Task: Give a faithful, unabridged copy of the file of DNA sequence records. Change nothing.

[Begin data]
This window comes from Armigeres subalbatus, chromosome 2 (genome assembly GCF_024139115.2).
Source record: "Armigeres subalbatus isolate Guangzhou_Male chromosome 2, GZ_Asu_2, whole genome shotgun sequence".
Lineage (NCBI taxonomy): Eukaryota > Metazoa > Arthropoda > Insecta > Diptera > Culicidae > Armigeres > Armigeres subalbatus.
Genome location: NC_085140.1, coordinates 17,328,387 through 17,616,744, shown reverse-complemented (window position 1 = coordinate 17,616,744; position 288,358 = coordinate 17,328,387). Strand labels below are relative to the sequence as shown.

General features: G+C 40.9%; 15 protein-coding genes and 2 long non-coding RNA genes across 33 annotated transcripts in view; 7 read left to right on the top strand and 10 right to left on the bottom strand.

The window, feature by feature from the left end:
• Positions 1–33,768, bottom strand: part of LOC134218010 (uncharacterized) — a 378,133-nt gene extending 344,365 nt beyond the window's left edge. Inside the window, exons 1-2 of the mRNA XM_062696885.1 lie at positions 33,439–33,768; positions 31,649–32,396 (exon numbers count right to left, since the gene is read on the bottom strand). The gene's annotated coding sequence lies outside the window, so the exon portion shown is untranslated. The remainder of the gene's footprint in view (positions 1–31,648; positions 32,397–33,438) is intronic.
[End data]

This window comes from Armigeres subalbatus, chromosome 2 (genome assembly GCF_024139115.2).
Source record: "Armigeres subalbatus isolate Guangzhou_Male chromosome 2, GZ_Asu_2, whole genome shotgun sequence".
Lineage (NCBI taxonomy): Eukaryota > Metazoa > Arthropoda > Insecta > Diptera > Culicidae > Armigeres > Armigeres subalbatus.
Genome location: NC_085140.1, coordinates 17,328,387 through 17,616,744, shown reverse-complemented (window position 1 = coordinate 17,616,744; position 288,358 = coordinate 17,328,387). Strand labels below are relative to the sequence as shown.

General features: G+C 40.9%; 15 protein-coding genes and 2 long non-coding RNA genes across 33 annotated transcripts in view; 7 read left to right on the top strand and 10 right to left on the bottom strand.

The window, feature by feature from the left end:
• Positions 1–33,768, bottom strand: part of LOC134218010 (uncharacterized) — a 378,133-nt gene extending 344,365 nt beyond the window's left edge. Inside the window, exons 1-2 of the mRNA XM_062696885.1 lie at positions 33,439–33,768; positions 31,649–32,396 (exon numbers count right to left, since the gene is read on the bottom strand). The gene's annotated coding sequence lies outside the window, so the exon portion shown is untranslated. The remainder of the gene's footprint in view (positions 1–31,648; positions 32,397–33,438) is intronic.